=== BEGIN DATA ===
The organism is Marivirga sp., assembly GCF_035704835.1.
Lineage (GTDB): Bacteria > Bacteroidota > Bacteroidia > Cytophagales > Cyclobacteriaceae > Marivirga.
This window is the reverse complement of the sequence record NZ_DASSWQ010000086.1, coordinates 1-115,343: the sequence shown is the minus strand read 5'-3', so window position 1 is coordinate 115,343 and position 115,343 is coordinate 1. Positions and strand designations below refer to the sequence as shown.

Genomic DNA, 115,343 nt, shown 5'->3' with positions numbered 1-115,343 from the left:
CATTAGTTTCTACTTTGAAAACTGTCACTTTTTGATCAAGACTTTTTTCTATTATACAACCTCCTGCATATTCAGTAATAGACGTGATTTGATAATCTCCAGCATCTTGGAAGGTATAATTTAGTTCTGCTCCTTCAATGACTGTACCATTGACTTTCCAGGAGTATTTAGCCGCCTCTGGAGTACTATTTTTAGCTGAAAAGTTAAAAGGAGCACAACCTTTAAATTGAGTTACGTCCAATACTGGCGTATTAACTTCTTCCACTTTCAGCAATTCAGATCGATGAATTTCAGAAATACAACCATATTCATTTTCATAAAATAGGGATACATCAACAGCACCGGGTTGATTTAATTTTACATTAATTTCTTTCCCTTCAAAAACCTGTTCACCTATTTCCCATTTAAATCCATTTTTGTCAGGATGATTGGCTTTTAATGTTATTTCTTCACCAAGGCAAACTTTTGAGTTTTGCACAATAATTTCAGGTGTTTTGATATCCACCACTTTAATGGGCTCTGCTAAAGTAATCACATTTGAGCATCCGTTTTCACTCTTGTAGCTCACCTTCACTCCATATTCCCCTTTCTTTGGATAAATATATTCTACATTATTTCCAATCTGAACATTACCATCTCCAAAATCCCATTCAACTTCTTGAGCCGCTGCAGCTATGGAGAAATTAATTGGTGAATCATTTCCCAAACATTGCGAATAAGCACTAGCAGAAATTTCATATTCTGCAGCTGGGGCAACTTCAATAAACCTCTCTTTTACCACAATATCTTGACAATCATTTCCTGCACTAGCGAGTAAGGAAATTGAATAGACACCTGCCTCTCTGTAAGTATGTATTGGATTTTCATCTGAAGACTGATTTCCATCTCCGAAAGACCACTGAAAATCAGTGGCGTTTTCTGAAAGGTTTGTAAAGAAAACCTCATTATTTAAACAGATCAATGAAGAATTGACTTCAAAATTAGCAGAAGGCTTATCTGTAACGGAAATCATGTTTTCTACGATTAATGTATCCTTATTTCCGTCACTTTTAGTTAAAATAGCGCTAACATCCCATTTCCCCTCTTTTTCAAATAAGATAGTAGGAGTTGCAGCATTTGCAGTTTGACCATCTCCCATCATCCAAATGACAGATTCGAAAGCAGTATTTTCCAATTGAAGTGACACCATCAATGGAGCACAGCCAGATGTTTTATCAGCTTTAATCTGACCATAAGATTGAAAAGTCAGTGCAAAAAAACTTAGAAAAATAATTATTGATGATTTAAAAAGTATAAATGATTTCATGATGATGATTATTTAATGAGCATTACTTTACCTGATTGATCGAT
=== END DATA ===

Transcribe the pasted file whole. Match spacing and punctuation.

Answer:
The organism is Marivirga sp., assembly GCF_035704835.1.
Lineage (GTDB): Bacteria > Bacteroidota > Bacteroidia > Cytophagales > Cyclobacteriaceae > Marivirga.
This window is the reverse complement of the sequence record NZ_DASSWQ010000086.1, coordinates 1-115,343: the sequence shown is the minus strand read 5'-3', so window position 1 is coordinate 115,343 and position 115,343 is coordinate 1. Positions and strand designations below refer to the sequence as shown.

Genomic DNA, 115,343 nt, shown 5'->3' with positions numbered 1-115,343 from the left:
CATTAGTTTCTACTTTGAAAACTGTCACTTTTTGATCAAGACTTTTTTCTATTATACAACCTCCTGCATATTCAGTAATAGACGTGATTTGATAATCTCCAGCATCTTGGAAGGTATAATTTAGTTCTGCTCCTTCAATGACTGTACCATTGACTTTCCAGGAGTATTTAGCCGCCTCTGGAGTACTATTTTTAGCTGAAAAGTTAAAAGGAGCACAACCTTTAAATTGAGTTACGTCCAATACTGGCGTATTAACTTCTTCCACTTTCAGCAATTCAGATCGATGAATTTCAGAAATACAACCATATTCATTTTCATAAAATAGGGATACATCAACAGCACCGGGTTGATTTAATTTTACATTAATTTCTTTCCCTTCAAAAACCTGTTCACCTATTTCCCATTTAAATCCATTTTTGTCAGGATGATTGGCTTTTAATGTTATTTCTTCACCAAGGCAAACTTTTGAGTTTTGCACAATAATTTCAGGTGTTTTGATATCCACCACTTTAATGGGCTCTGCTAAAGTAATCACATTTGAGCATCCGTTTTCACTCTTGTAGCTCACCTTCACTCCATATTCCCCTTTCTTTGGATAAATATATTCTACATTATTTCCAATCTGAACATTACCATCTCCAAAATCCCATTCAACTTCTTGAGCCGCTGCAGCTATGGAGAAATTAATTGGTGAATCATTTCCCAAACATTGCGAATAAGCACTAGCAGAAATTTCATATTCTGCAGCTGGGGCAACTTCAATAAACCTCTCTTTTACCACAATATCTTGACAATCATTTCCTGCACTAGCGAGTAAGGAAATTGAATAGACACCTGCCTCTCTGTAAGTATGTATTGGATTTTCATCTGAAGACTGATTTCCATCTCCGAAAGACCACTGAAAATCAGTGGCGTTTTCTGAAAGGTTTGTAAAGAAAACCTCATTATTTAAACAGATCAATGAAGAATTGACTTCAAAATTAGCAGAAGGCTTATCTGTAACGGAAATCATGTTTTCTACGATTAATGTATCCTTATTTCCGTCACTTTTAGTTAAAATAGCGCTAACATCCCATTTCCCCTCTTTTTCAAATAAGATAGTAGGAGTTGCAGCATTTGCAGTTTGACCATCTCCCATCATCCAAATGACAGATTCGAAAGCAGTATTTTCCAATTGAAGTGACACCATCAATGGAGCACAGCCAGATGTTTTATCAGCTTTAATCTGACCATAAGATTGAAAAGTCAGTGCAAAAAAACTTAGAAAAATAATTATTGATGATTTAAAAAGTATAAATGATTTCATGATGATGATTATTTAATGAGCATTACTTTACCTGATTGATCGAT